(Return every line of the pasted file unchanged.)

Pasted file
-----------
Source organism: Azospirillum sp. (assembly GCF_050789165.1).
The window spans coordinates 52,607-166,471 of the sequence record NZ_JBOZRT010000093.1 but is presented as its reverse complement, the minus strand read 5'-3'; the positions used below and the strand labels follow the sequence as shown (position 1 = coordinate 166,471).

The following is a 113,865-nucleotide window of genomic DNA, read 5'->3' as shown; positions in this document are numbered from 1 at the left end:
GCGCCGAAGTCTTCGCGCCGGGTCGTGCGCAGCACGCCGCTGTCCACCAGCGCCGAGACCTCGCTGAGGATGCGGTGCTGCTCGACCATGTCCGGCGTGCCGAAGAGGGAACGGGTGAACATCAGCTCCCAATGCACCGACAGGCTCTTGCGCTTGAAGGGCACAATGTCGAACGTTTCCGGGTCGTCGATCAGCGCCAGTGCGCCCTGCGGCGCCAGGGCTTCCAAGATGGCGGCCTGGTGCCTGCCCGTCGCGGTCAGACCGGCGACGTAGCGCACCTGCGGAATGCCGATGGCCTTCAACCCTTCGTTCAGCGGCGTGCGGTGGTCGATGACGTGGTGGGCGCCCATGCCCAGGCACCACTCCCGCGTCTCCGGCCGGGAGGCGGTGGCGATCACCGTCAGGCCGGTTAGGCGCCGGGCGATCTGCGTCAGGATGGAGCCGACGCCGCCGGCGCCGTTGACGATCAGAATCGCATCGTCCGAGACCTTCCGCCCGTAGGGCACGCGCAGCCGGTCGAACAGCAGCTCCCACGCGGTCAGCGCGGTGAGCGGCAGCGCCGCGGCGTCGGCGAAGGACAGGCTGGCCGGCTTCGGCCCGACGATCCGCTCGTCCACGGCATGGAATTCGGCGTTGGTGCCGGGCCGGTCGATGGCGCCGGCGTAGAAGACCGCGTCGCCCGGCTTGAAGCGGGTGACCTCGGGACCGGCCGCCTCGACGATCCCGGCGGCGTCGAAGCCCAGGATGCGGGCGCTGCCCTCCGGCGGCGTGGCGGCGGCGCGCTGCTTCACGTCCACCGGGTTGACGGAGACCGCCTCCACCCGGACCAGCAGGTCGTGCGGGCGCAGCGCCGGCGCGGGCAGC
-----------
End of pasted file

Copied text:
Source organism: Azospirillum sp. (assembly GCF_050789165.1).
The window spans coordinates 52,607-166,471 of the sequence record NZ_JBOZRT010000093.1 but is presented as its reverse complement, the minus strand read 5'-3'; the positions used below and the strand labels follow the sequence as shown (position 1 = coordinate 166,471).

The following is a 113,865-nucleotide window of genomic DNA, read 5'->3' as shown; positions in this document are numbered from 1 at the left end:
GCGCCGAAGTCTTCGCGCCGGGTCGTGCGCAGCACGCCGCTGTCCACCAGCGCCGAGACCTCGCTGAGGATGCGGTGCTGCTCGACCATGTCCGGCGTGCCGAAGAGGGAACGGGTGAACATCAGCTCCCAATGCACCGACAGGCTCTTGCGCTTGAAGGGCACAATGTCGAACGTTTCCGGGTCGTCGATCAGCGCCAGTGCGCCCTGCGGCGCCAGGGCTTCCAAGATGGCGGCCTGGTGCCTGCCCGTCGCGGTCAGACCGGCGACGTAGCGCACCTGCGGAATGCCGATGGCCTTCAACCCTTCGTTCAGCGGCGTGCGGTGGTCGATGACGTGGTGGGCGCCCATGCCCAGGCACCACTCCCGCGTCTCCGGCCGGGAGGCGGTGGCGATCACCGTCAGGCCGGTTAGGCGCCGGGCGATCTGCGTCAGGATGGAGCCGACGCCGCCGGCGCCGTTGACGATCAGAATCGCATCGTCCGAGACCTTCCGCCCGTAGGGCACGCGCAGCCGGTCGAACAGCAGCTCCCACGCGGTCAGCGCGGTGAGCGGCAGCGCCGCGGCGTCGGCGAAGGACAGGCTGGCCGGCTTCGGCCCGACGATCCGCTCGTCCACGGCATGGAATTCGGCGTTGGTGCCGGGCCGGTCGATGGCGCCGGCGTAGAAGACCGCGTCGCCCGGCTTGAAGCGGGTGACCTCGGGACCGGCCGCCTCGACGATCCCGGCGGCGTCGAAGCCCAGGATGCGGGCGCTGCCCTCCGGCGGCGTGGCGGCGGCGCGCTGCTTCACGTCCACCGGGTTGACGGAGACCGCCTCCACCCGGACCAGCAGGTCGTGCGGGCGCAGCGCCGGCGCGGGCAGC